1978 Topps #385 Tito Fuentes
Tito Fuentes (1977 Tigers, 151 games)
Short Term Stops are usually a place for futility, but not so with Tito Fuentes.
The man who wore his name on his headband hit a sparkling .309 during his only season in Detroit, good for a Topps card ending in 5 the following year -- notable in Topps' caste system of card numbers -- and briefly resurrecting what seemed to be a fading career.
But just like that, Tito was gone again: he retired after being released by the A's just 13 games into the '78 season.
1998 Ultra #318 Billy Ripken
Billy Ripken (1998 Tigers, 27 games, sunset season)
I kinda feel bad for Billy Ripken: after all, he's basically only known for either a) being Cal's brother or b) his infamous '89 Fleer F--- Face card.
What sometimes gets lost to history is the fact that the younger Ripken had a perfectly serviceable 12-year big league career -- though it did, admittedly, come to an unimpressive end after hitting .270 in 27 games with the 1998 Tigers.
Though far from his most notable card, this is an important piece of my collection since it's the only one I own of Billy Ripken as a Tiger.
1979 Diamond Greats #400 Eddie Mathews
Eddie Mathews (1967-68 Tigers, 67 games, sunset season in '68)
Eddie Mathews was on his last legs by the time he wound up in Detroit, hitting just .225 with nine homers in parts of two seasons with the Tigers to close out his Hall of Fame career.
Aside from his bland '68 Topps sunset issue, this is the only card I've ever seen of Mathews as a Tiger, and it's an odd one. These Diamond Greats oddballs are painfully low-rent -- the backs are blank, and note the misspelling of diamond here -- and were produced by a photographer named Jack Wallin in 1979. I doubt I'd even know they exist had I not found a stack of them in a dime box at my local flea market many years ago.
But generic or not, I'm thankful the set exists, if for no other reason than it produced the only card I've ever seen of Eddie Mathews in an unobscured Tigers uniform.
1959 Topps #455 Larry Doby
Larry Doby (1959 Tigers, 18 games, half-year stint, sunset season)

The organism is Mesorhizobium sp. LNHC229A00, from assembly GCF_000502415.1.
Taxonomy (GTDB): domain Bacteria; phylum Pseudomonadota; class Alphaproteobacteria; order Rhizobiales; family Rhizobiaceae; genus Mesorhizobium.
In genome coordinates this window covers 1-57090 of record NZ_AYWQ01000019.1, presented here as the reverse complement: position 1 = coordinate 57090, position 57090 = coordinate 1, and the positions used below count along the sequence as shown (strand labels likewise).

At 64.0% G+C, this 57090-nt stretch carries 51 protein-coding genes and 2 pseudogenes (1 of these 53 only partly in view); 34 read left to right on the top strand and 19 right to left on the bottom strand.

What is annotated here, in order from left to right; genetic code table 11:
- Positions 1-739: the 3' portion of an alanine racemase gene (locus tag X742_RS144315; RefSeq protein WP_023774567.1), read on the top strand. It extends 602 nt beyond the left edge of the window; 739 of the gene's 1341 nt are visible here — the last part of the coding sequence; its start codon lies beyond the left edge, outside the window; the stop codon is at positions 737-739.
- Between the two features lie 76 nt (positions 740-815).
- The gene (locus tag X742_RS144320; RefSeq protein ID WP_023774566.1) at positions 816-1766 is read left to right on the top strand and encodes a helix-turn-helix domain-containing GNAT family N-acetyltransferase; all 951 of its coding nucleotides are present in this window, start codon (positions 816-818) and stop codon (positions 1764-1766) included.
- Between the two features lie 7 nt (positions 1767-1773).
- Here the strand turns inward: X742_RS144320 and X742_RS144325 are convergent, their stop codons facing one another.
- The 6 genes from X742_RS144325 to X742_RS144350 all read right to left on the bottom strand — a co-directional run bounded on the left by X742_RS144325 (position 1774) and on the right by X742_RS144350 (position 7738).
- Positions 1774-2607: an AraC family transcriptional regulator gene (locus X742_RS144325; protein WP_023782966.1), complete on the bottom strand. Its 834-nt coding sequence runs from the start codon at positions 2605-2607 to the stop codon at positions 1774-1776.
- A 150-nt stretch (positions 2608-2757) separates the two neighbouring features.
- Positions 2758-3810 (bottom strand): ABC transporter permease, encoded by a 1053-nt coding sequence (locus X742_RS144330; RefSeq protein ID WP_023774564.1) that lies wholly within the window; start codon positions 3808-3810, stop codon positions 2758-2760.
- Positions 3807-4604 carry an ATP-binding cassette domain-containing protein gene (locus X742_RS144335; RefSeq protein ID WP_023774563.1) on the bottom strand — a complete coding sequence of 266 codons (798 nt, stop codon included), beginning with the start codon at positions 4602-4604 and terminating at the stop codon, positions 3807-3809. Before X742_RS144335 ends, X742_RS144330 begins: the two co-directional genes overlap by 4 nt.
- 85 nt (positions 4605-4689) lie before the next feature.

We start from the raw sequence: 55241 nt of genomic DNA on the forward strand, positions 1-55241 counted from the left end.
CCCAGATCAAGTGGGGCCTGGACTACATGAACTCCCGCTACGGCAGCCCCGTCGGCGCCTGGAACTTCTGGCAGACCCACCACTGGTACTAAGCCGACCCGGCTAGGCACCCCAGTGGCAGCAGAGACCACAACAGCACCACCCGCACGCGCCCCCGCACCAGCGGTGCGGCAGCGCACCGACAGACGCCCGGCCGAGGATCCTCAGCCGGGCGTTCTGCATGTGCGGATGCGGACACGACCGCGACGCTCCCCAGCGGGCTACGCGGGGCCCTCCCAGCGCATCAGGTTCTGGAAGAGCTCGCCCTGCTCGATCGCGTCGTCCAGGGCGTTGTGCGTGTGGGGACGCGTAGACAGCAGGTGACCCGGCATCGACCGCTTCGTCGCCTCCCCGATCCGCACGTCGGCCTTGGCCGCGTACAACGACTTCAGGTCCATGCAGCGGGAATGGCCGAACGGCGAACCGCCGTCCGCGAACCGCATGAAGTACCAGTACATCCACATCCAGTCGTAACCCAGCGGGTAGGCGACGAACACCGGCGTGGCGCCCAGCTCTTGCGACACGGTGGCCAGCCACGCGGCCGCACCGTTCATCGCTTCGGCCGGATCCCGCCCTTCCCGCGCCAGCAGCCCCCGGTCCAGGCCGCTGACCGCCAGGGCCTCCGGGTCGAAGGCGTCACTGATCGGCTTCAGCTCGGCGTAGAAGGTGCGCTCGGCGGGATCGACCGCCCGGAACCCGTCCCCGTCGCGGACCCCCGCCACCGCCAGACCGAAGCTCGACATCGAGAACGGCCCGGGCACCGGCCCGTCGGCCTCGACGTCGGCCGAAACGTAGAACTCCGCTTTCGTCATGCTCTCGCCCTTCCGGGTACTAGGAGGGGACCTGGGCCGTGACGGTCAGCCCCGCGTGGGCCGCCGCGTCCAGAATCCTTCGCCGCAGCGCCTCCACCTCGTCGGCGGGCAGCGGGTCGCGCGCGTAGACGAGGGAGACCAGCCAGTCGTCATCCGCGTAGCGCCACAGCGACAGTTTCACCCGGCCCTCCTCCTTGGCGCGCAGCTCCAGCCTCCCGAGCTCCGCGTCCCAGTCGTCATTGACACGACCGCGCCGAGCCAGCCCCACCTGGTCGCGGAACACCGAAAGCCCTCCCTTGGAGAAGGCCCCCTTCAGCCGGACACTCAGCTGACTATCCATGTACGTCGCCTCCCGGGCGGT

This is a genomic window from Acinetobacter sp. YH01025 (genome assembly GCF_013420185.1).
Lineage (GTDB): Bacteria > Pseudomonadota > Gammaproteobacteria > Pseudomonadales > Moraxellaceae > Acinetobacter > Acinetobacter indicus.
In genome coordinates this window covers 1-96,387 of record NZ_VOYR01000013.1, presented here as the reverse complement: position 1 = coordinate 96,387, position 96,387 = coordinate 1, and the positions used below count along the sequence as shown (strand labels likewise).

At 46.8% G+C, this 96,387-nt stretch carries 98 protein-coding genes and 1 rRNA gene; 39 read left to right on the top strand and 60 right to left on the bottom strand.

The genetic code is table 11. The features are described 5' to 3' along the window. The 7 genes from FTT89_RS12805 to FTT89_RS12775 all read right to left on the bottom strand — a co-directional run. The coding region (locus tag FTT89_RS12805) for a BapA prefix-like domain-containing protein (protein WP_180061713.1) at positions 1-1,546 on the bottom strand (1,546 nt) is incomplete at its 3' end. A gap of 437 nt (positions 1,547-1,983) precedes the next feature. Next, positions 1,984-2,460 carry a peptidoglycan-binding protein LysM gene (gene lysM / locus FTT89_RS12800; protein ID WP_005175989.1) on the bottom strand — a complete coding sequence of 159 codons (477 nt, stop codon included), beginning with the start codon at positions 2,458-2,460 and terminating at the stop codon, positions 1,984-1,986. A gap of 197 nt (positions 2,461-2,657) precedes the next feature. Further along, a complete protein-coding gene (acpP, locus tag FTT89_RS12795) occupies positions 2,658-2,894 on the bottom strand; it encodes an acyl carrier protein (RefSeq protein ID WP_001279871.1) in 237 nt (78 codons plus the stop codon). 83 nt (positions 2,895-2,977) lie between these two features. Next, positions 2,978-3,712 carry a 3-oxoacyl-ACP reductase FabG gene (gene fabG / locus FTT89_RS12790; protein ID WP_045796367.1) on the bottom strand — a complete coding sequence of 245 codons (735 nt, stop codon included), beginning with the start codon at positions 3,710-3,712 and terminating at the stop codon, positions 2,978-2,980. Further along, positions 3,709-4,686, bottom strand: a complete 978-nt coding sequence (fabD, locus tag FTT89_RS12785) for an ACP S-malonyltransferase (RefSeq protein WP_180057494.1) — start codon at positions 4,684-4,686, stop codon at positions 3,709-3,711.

These posts are among my favorite to write because of how educational they often are for my baseball-hungry brain.
I've long known that Larry Doby broke the color barrier in the American League, debuting with the Indians just a few months after Jackie Robinson in 1947. I also knew that Doby briefly played for the Tigers later on, spending just 18 games with the club in 1959 before being sent to the White Sox and providing a veteran presence on the World Series-bound "Go-Go Sox" club that year.
What I didn't know was that Doby was the first former Negro Leaguer in Tiger history, or that he was among the first big-name Americans to travel overseas and play in Japan, suiting up (along with former MLB star Don Newcombe) for the Chunichi Dragons in 1962.
More trivia for the ol' brain box.
1997 Ultra #499 Vince Coleman
Vince Coleman (1997 Tigers, 6 games, sunset season)
The shortest-tenured member of this roster, Vince Coleman hit a pitcher-esque .071 in six games with the '97 Tigers before being released and calling it a career.
Like Billy Ripken before him, I owe a great debt to Ultra for producing the only card I own of Coleman as a Tiger.
2010 Bowman #156 Johnny Damon
Johnny Damon (2010 Tigers, 145 games)
Johnny Damon played for four different teams during the final four years of his career, including a blink-and-you'll-miss-it stint with the Tigers in 2010.
Though it was a solid year by all counts (he hit .271 with a robust .355 OBP) I don't much remember Damon as a Tiger, though I am a fan of this card -- which has me nostalgic about days when Bowman actually included half-interesting photos in their product.
1979 Hostess #56 Rusty Staub
Rusty Staub (1976-79 Tigers, 549 games)
I don't have a great nominee for the DH position on this roster in my binders at the moment, so I'll have to give the nod to Rusty here despite the fact that he spent over 500 games with the franchise.
Even so, the sight of Staub as a Tiger has always struck me as still somewhat unfamiliar, and besides, I don't often get the chance to show Hostess cards in these posts.
That just about does it for this edition of "Short Term Stops."
Thanks for tuning in.